6 Nations: Wales vs Italy (Sat, 14.30), Ireland vs Scotland (Sat, 17.00), France vs England (Sun, 15.00)
After stumbling around like Roger Johnson on the training ground with my last set of 6 Nations predictions, I’ve dusted myself down and got back in the saddle to have a crack at this weekend’s fixtures. (If you can’t indulge in a convoluted mixed metaphor in a betting blog, then where can you!)
With the Irish having held the French in last weekend’s rearranged fixture, Wales are now the only side eyeing the Grand Slam and Saturday’s visit of the Italians to the Millennium Stadium shouldn’t prove too much of an obstacle.
Nevertheless, Sporting Index’s supremacy spread of 21-24 looks to give Wales full credit and I’m not sure there’s much room for a buy. Indeed, it might be worth a cheeky sell, in the hope that the Azzurri set off like Berlusconi at a Bunga Bunga party and you can trade out before things get too sticky.
Wales/Italy games in Cardiff tend to be free scoring affairs (2010, 47-16; 2008, 47-8; 2006, 18-18) but the total points spread of 45-48 is high enough not to be an especially attractive buy. A tempting market could well be the shirt supremacy (a wholly less volatile affair in rugby than soccer as show-offs and squad players with ridiculous numbers aren’t a factor): Sporting Index go 33-37 Wales over Italy, and with the Taffs’ major try threats, Halfpenny and Davies, wearing the high numbers, this could be worth a go.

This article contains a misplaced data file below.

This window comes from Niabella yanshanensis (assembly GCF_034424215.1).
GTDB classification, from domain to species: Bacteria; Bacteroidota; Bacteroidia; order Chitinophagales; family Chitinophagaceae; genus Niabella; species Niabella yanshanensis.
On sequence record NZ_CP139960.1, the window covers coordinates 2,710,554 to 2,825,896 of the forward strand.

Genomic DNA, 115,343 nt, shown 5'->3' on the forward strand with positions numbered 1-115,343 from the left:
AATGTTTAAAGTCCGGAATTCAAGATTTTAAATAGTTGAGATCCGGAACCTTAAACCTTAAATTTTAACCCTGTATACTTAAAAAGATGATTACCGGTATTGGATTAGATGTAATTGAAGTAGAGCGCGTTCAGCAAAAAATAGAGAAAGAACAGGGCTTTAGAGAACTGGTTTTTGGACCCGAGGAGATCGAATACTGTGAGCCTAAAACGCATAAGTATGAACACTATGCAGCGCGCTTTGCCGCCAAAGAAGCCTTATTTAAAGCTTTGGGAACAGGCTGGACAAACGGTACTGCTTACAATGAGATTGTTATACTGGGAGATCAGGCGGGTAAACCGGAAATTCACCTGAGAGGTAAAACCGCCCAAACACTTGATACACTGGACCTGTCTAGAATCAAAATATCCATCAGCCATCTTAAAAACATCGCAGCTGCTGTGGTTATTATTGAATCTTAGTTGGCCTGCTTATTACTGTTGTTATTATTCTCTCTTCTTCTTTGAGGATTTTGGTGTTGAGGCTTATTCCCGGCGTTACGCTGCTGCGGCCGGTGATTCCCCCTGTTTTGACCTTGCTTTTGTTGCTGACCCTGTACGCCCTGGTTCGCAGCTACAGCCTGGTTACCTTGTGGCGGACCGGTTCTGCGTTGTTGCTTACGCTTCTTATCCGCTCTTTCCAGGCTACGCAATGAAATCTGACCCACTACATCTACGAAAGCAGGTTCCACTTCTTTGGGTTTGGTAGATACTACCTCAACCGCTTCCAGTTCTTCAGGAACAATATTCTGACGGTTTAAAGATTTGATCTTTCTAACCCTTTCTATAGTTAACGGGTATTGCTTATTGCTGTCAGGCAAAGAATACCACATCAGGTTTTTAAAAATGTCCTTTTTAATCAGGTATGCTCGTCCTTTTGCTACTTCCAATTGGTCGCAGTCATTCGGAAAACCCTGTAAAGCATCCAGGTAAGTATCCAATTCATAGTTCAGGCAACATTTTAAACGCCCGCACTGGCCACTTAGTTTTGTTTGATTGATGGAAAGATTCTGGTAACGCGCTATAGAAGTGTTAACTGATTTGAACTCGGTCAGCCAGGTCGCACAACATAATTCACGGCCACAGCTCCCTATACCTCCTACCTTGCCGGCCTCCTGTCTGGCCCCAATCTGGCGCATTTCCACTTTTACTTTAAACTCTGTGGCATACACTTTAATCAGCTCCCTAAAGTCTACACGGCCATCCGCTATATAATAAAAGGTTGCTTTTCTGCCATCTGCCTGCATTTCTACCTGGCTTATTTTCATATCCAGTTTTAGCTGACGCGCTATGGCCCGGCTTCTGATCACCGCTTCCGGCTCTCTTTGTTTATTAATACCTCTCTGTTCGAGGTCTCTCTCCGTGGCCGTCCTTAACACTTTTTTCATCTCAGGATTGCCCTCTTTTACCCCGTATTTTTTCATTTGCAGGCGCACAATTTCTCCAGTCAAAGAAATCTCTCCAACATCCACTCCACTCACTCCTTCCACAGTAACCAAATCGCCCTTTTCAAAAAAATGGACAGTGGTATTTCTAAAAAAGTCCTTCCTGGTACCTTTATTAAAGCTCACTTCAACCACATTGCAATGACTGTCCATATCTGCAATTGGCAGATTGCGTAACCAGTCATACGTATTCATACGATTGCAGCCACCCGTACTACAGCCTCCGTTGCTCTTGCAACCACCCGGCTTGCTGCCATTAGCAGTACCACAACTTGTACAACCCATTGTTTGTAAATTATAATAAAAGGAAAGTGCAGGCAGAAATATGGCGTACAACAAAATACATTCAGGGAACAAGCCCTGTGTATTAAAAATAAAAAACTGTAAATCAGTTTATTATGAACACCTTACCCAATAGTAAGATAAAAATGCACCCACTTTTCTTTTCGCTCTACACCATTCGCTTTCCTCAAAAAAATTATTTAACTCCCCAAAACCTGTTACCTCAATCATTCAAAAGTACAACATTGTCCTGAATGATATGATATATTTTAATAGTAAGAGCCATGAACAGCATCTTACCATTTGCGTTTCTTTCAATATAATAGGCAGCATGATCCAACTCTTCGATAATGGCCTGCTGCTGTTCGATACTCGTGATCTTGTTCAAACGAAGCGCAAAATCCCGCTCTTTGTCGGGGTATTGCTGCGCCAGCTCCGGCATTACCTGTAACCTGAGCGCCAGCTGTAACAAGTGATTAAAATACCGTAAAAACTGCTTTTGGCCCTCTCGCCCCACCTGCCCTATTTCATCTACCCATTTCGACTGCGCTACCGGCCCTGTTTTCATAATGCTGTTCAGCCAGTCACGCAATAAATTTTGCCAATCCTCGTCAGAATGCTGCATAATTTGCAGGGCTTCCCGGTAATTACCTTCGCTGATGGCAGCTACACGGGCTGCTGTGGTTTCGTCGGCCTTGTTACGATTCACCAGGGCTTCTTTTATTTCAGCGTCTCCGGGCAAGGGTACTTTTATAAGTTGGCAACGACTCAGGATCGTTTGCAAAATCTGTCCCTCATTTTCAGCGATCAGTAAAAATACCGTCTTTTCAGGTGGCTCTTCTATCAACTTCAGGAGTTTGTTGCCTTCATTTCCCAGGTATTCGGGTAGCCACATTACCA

Over in Dublin, the dour Scots, enjoying something of a try bonanza by their standards (3 in 3 matches), visit an Irish side who’ve managed three times as many (that’s 9 for those of you who struggled in maths). However, five of those touchdowns came against the Italians and, taking into consideration Scotland’s bullish defense, I’d recommend a hefty sell of total match tries (3.6-4.1).
Interestingly, SpIn make France significant favourites over England for Sunday’s match in Paris (6-9). This seems a little harsh on Lancaster’s men, who battled valiantly against the Welsh and, but for the bounce of a ball or the indecision of the television ref, might have been unbeaten in the tournament. Given the fact that the French were at their Gallic worst against Ireland in the first half and are playing a back-to-back fixture, why not go short on the French?